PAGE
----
I thought you’d pick up on that funny bit of hypocrisy. That when other men talk a lot about women, y’all claim they must be light in the loafers, but when you post incessantly about another man, somehow Mr. Charlton’s logic can’t be applied.

        1. Derek L. Ramsey

          Sharkly said: “I thought you’d pick up on that funny bit of hypocrisy. That when other men talk a lot about women, y’all claim they must be light in the loafers, but when you post incessantly about another man

          Nice try. To wit:

          Sharkly said: “Here are a dozen points for you to play with, copied and pasted form my site: [..] If they’re not all answered with unassailable logic when I wake up tomorrow, I’ll declare that you lack the intellect to answer all my questions.”

          It’s not about you.

      2. I’ll try using some of Derek’s reasoning skills here:
        So, if Derek ever gets around to denying he’s a flaming poofter, then that will beg-the-question why he is not homosexual. And if he wants us to believe that he is not a homo just because he said he is not a homo, and yet he said he wasn’t a homo because that’s what he wanted us to believe, then he’s clearly using circular reasoning and has been forced to commit one of his beloved logical fallacies by his covert love of phalluses.

        And since I’ve already preemptively proven him to be a stool stabber, if he still denies it, I’ll also declare him to be illogical, unreasoning, and insensible. And then if he still doesn’t accept that, I’ll declare that I’ve proved it three times already now. And that his sketchy belief in his own straightness goes against all logic and reason. And that he needs to quit with the logical fallacies and come out of the closet and just own his desire for men’s hairy behinds.

        Yep, it’s just sad that he can’t come to terms with his queerness. I really thought he could do better than that half-hearted circular reasoning excuse. SMH

        LOL And I’m just getting started. After I beg a few more questions and answer them, Derek will soon have confessed to both kidnapping the Lindberg baby and sinking the Titanic. 😉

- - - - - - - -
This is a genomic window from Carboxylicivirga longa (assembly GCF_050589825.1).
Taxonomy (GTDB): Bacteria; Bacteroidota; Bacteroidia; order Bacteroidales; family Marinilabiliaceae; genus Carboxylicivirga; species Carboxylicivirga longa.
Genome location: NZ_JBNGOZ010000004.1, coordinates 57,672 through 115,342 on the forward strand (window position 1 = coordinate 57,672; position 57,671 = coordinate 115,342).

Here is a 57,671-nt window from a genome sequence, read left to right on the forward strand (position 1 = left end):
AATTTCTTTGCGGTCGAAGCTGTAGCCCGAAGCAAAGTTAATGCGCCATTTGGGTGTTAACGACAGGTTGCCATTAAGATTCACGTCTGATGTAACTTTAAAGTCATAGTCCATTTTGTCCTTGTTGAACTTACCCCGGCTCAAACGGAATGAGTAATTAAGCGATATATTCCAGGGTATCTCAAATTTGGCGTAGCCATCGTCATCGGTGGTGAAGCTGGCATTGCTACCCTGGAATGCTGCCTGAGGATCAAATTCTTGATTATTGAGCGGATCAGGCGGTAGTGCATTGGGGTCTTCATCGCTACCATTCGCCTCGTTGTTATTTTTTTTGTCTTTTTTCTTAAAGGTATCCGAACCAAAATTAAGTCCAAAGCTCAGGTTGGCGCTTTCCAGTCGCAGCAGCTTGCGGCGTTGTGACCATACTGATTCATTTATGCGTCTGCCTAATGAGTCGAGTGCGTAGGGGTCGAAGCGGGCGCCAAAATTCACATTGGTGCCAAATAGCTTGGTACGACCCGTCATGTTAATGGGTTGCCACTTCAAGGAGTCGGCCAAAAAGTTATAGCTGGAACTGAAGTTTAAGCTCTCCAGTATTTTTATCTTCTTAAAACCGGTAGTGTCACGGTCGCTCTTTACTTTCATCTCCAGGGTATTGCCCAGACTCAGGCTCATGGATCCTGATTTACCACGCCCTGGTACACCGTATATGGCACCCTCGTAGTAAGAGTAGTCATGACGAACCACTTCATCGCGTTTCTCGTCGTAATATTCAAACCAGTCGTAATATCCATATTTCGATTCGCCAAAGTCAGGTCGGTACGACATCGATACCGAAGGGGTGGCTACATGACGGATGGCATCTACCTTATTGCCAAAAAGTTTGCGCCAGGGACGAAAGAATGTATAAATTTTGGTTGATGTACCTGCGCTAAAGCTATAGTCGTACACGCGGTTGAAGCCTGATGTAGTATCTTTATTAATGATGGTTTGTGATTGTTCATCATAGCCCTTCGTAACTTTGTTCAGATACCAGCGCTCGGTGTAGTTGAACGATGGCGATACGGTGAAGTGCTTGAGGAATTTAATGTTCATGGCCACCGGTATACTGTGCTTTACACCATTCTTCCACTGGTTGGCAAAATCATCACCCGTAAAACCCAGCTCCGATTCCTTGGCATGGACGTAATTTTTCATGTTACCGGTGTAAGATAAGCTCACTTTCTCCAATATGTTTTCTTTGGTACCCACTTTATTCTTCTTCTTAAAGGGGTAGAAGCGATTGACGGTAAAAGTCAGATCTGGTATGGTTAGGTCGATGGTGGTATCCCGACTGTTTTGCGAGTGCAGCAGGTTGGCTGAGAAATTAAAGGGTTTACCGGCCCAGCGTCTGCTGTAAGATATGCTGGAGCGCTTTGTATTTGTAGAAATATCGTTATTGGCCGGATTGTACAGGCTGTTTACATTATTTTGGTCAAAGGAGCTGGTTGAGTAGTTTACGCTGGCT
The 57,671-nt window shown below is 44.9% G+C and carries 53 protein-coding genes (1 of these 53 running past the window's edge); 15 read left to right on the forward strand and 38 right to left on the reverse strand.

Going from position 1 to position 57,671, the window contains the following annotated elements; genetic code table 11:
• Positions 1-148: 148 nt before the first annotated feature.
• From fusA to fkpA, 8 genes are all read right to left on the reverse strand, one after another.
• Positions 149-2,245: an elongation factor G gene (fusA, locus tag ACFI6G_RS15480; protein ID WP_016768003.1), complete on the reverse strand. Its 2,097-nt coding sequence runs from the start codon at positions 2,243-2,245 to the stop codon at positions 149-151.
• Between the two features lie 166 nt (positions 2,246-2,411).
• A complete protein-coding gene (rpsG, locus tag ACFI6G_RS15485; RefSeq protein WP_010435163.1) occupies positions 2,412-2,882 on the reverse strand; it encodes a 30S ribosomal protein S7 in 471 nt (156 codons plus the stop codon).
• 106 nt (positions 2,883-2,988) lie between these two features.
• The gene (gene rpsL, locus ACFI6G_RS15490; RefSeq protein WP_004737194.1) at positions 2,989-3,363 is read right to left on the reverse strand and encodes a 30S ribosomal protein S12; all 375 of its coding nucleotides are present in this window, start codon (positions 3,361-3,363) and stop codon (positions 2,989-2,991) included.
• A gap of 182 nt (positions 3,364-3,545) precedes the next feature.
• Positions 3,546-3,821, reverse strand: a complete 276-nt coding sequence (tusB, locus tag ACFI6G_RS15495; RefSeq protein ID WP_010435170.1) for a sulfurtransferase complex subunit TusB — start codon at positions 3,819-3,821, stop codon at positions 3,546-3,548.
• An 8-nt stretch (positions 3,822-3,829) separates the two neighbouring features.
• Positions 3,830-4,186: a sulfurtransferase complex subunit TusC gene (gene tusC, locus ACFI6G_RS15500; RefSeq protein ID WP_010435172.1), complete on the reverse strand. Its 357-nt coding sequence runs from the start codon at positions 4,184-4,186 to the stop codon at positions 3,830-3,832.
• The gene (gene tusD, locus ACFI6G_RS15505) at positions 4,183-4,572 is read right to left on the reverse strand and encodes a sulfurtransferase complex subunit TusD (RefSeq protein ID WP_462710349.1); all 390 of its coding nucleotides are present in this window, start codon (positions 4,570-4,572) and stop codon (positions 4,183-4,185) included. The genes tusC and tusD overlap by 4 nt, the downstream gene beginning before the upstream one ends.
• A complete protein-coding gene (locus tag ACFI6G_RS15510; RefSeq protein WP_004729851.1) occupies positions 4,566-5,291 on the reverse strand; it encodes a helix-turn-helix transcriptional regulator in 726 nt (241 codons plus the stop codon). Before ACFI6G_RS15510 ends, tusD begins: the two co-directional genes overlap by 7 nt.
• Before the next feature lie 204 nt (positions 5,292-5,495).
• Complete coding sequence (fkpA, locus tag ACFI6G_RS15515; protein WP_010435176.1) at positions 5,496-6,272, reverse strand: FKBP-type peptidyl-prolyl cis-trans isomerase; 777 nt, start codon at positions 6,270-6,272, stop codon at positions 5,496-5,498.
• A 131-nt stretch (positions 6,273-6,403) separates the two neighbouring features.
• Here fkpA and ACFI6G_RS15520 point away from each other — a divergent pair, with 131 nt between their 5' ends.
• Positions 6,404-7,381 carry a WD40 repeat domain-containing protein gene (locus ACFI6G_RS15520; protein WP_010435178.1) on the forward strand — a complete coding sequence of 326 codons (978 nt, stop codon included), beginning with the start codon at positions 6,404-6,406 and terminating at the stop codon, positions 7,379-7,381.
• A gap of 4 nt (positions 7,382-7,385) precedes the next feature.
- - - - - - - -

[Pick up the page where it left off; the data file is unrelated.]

1. Derek L. Ramsey

          You can declare whatever you like. I still won’t misrepresent you by falsely calling you any of those things. Do you think spurious attacks—whether intentionally fictitious or not—are going to sway me? Attack my ideas if you want a further response.

          1. You said that I speak fallacies based upon questions which you yourself claim were somehow “begged” and then you yourself supplied your own answers to, and reasoning for, in order to make my simple true statement circular in your own mind.

            So, we’ve arrived at the point where you say that I speak fallacies, and I tell folks that you are the liar who forges lies about my doctrine to try to appear to be refuting the truth I’ve shared, so that people will be more likely to fall back into your Feminist doctrines. Don’t for a second imagine that you didn’t start this enmity by first trying to make a liar out of me, falsely.

          2. Derek L. Ramsey

            “Don’t for a second imagine that you didn’t start this enmity by first trying to make a liar out of me, falsely.”

            You begged-the-question when you asserted your claim to me. That’s it. The rest of what you say simply isn’t true or relevant. You can go off on a tirade, calling me a liar, spawn of Satan, or whatever, but that just isn’t true. Your statement and your statement alone begs-the-question.


            “The image of God is the foundation of why men have a divine right to rule. [..] The matchless image of God clearly makes men the superior vessel.”

            …begs-the-question that only men are made in the image of God and have the right of rule (e.g. over women).

            Wouldn’t you agree that it is begging-the-question for me to claim that your belief is wrong because women are made in the image of God? Do you see how this begs-the-question and so also applies to your statement?

            It’s not clear to me why you keep insisting that it isn’t. Begging-the-question is not particularly notable and it happens all the time when two people disagree on something. It is your denial of it that is especially noteworthy.

            Your public meltdown over it has got to be one of the most extreme overreactions I’ve ever seen. Despite my repeated explanation, you continue to get more and more animated over it, including publicly airing your grievances about me to other people, when I’m literally right here waiting for you.

          3. Derek L. Ramsey

            NOTE: Sharkly made a disparaging comment here, to which I defended myself briefly here, and to which he responded here (which referenced my comment above). I am responding here because this is a more appropriate forum for this discussion.



            “The image of God is the foundation of why men have a divine right to rule.”